Cement Newsline

Three Cemex USA cement plants are setting the pace with high safety standards, each reaching more than 1,000 days without a lost-time injury (LTI).
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PCA Energy and Environment Awards

The Roanoke Cement Co. Troutville cement plant in Troutville, Va., received the Overall Environmental Excellence Award from the Portland Cement Association (PCA) and Cement Americas magazine as part of the 2014 Cement Industry Energy and Environment...

Features

New Radar Technology for Solids Level Measurement Handles Low Dielectric Materials and Tracks Very Rapid Changes. By Joe...
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Cement Scope

By Ganesh Rajput The rise in construction and building activities is the primary growth driver for the global green cement market. The demand for...
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Cement Products

The walls of steel and concrete silos have been known to wear or fail causing cracking, denting, buckling and bending that can lead to catastrophic collapse. For operations that want to detect uneven loading of silos that contribute to these failures, BinMaster offers a new software option that...
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Cement Industry to Spend $685 Million/Year for Pollution Control

The promulgation of tough air toxics rules will cause the cement industry to spend $685 million per year for air-pollution-control equipment over each of the next three years, according to the McIlvaine Co.’s Cement Plant and Project Tracking System.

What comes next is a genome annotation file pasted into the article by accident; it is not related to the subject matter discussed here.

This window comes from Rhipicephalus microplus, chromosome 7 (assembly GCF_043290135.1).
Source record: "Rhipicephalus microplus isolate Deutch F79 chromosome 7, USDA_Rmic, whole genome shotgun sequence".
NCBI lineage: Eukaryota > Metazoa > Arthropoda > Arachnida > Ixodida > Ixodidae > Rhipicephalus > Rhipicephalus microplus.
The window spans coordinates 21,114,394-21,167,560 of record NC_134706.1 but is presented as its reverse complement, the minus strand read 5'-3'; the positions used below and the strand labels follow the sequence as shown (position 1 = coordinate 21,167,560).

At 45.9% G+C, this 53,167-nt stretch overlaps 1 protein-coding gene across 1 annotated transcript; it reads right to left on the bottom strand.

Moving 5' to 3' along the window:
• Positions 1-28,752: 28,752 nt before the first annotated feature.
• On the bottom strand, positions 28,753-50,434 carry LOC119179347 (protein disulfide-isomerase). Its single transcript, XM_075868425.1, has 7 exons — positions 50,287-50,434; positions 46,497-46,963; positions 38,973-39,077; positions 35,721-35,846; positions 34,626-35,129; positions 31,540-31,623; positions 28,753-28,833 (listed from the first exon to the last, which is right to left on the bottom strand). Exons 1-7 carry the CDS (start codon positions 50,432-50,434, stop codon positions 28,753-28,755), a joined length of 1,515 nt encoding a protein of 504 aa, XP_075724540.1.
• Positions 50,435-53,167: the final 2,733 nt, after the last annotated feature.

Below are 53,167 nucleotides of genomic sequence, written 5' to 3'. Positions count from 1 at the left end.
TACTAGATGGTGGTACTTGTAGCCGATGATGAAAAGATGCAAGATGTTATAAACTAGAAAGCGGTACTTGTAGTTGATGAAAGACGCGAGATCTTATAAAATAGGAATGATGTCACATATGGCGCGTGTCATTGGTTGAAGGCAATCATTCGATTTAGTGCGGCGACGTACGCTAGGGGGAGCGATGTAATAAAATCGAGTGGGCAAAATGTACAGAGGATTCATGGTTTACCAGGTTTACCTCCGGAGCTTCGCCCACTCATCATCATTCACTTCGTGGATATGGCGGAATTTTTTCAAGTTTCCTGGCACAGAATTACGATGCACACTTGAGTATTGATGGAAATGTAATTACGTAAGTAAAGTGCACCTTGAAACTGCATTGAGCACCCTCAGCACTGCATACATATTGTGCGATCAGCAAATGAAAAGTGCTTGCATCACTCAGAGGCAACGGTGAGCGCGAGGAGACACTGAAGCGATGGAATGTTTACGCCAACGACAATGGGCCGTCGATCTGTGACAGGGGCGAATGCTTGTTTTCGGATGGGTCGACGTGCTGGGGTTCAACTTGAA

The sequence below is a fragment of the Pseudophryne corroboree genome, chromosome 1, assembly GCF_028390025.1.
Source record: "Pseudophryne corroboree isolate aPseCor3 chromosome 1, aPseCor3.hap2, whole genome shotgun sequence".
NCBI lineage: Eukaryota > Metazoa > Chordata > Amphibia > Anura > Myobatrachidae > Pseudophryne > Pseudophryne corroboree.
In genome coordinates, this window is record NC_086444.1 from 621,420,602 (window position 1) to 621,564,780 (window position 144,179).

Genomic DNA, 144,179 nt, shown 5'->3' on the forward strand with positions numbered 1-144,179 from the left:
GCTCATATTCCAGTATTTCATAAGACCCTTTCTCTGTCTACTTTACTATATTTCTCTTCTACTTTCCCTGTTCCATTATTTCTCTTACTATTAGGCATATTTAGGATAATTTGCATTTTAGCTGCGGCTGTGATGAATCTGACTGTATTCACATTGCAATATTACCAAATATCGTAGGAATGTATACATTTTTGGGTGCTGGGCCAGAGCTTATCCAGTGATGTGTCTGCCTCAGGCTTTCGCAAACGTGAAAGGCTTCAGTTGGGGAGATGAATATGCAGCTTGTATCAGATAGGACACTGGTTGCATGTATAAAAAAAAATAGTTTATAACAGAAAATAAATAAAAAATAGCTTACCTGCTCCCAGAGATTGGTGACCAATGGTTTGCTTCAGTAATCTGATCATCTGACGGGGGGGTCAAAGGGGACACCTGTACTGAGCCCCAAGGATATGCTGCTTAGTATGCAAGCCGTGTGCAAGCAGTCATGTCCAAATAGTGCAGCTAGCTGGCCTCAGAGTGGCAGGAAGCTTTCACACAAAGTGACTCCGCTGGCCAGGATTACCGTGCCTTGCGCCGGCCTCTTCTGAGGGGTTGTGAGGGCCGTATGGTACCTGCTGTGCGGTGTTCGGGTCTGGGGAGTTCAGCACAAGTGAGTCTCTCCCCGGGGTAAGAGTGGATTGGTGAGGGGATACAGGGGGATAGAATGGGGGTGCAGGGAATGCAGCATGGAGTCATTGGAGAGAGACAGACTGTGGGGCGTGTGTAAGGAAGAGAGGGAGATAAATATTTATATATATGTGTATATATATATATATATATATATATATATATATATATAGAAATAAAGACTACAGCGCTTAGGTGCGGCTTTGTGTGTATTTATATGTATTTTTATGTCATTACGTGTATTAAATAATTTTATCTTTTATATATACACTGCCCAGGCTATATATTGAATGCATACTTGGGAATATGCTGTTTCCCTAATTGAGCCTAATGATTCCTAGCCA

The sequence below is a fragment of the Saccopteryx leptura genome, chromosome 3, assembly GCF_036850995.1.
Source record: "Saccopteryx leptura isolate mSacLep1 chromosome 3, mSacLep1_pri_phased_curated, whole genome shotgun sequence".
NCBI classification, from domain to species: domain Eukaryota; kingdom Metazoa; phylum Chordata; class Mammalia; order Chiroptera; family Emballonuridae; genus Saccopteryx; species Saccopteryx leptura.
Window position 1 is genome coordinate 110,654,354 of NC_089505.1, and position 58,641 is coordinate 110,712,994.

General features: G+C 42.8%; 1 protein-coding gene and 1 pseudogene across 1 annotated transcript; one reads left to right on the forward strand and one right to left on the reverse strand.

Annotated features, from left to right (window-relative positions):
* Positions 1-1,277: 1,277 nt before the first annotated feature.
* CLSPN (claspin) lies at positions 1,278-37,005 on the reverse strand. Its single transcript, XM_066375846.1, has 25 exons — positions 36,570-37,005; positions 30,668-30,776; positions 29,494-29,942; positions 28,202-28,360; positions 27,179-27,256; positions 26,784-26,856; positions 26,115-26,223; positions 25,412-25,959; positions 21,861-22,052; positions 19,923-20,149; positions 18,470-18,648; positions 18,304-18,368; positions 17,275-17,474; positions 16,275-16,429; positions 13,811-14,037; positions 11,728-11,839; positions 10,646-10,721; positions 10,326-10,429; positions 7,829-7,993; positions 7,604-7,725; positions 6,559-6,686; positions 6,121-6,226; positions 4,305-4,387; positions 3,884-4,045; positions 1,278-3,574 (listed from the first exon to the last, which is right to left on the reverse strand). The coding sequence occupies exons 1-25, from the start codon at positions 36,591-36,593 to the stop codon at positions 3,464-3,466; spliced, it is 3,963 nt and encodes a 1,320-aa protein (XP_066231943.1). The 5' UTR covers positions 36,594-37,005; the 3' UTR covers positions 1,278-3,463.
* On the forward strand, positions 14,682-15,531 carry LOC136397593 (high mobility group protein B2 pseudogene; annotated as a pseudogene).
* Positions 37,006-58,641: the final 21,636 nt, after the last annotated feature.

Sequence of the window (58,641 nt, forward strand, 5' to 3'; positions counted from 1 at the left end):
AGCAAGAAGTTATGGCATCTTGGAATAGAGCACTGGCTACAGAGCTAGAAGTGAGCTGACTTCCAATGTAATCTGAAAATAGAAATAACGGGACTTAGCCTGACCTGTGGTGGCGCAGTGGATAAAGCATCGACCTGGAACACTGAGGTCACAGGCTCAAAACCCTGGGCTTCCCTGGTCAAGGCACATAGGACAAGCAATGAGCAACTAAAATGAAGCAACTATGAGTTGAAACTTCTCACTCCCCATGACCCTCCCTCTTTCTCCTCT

The largest expenditures will be for fabric filters ($300 million per year) as they will be needed to provide better particulate and mercury capture. Substantial investments in scrubber systems ($250 million per year) will be made in order to meet the HCl limits. In addition to the above listed equipment, there will be substantial expenditures for activated carbon and continuous emissions monitoring systems.

After many rounds of litigation, the final Cement MACT rule was issued in December 2012. Existing kilns must comply by Sept. 9, 2015. EPA estimates that mercury will be reduced by 93 percent, hydrochloric acid by 96 percent, particulate matter by 91 percent and total hydrocarbons by 82 percent.

Most of the kilns in the country will make the necessary expenditures rather than shut down. One reason is the improving market for cement. According to the latest forecast from the Portland Cement Association (PCA), there will be an 8.1 percent growth in cement consumption in 2013. The upward revisions reflect adjustments made in light of the recent fiscal cliff accord, recognition of stronger economic momentum and markedly more optimistic assessments regarding residential construction activity.

PCA also upwardly revised its long-range projections for 2015-2017. Annual growth during that period is expected to be as high as 9.2 percent. Cement consumption is dictated by the level of construction activity and by the prevailing cement intensity. While 2017 cement intensity levels remain well below the pre-recession averages and upside risks remain, these risks have been significantly reduced.

2018 Cement Directory

NACD

Updated, the new 2018 North American Cement Directory.


Available January, 2018 for ordering exclusively from Cement Americas. Order Now for Delivery in January, 2018

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